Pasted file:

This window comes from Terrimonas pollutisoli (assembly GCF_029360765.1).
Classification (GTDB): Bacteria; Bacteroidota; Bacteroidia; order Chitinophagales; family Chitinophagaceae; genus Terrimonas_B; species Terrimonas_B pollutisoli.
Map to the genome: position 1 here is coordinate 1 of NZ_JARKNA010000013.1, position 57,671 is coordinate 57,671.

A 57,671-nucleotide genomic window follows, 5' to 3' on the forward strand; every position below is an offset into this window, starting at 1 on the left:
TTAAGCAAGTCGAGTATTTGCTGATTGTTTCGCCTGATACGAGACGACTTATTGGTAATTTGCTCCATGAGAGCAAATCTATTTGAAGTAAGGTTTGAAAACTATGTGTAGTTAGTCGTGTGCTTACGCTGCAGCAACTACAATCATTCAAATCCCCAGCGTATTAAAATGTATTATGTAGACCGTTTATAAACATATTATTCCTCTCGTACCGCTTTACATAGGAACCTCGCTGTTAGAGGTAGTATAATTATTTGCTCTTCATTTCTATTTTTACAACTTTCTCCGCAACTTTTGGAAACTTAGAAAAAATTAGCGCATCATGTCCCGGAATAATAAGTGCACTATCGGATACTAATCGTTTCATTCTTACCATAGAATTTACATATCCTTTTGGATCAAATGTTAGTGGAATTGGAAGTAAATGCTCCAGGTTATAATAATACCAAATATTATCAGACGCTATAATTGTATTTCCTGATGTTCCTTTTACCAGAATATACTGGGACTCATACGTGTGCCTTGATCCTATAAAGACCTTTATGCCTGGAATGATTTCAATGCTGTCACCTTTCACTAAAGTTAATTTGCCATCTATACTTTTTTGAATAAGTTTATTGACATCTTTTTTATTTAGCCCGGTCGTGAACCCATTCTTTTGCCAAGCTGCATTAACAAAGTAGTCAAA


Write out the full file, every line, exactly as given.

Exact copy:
This window comes from Terrimonas pollutisoli (assembly GCF_029360765.1).
Classification (GTDB): Bacteria; Bacteroidota; Bacteroidia; order Chitinophagales; family Chitinophagaceae; genus Terrimonas_B; species Terrimonas_B pollutisoli.
Map to the genome: position 1 here is coordinate 1 of NZ_JARKNA010000013.1, position 57,671 is coordinate 57,671.

A 57,671-nucleotide genomic window follows, 5' to 3' on the forward strand; every position below is an offset into this window, starting at 1 on the left:
TTAAGCAAGTCGAGTATTTGCTGATTGTTTCGCCTGATACGAGACGACTTATTGGTAATTTGCTCCATGAGAGCAAATCTATTTGAAGTAAGGTTTGAAAACTATGTGTAGTTAGTCGTGTGCTTACGCTGCAGCAACTACAATCATTCAAATCCCCAGCGTATTAAAATGTATTATGTAGACCGTTTATAAACATATTATTCCTCTCGTACCGCTTTACATAGGAACCTCGCTGTTAGAGGTAGTATAATTATTTGCTCTTCATTTCTATTTTTACAACTTTCTCCGCAACTTTTGGAAACTTAGAAAAAATTAGCGCATCATGTCCCGGAATAATAAGTGCACTATCGGATACTAATCGTTTCATTCTTACCATAGAATTTACATATCCTTTTGGATCAAATGTTAGTGGAATTGGAAGTAAATGCTCCAGGTTATAATAATACCAAATATTATCAGACGCTATAATTGTATTTCCTGATGTTCCTTTTACCAGAATATACTGGGACTCATACGTGTGCCTTGATCCTATAAAGACCTTTATGCCTGGAATGATTTCAATGCTGTCACCTTTCACTAAAGTTAATTTGCCATCTATACTTTTTTGAATAAGTTTATTGACATCTTTTTTATTTAGCCCGGTCGTGAACCCATTCTTTTGCCAAGCTGCATTAACAAAGTAGTCAAA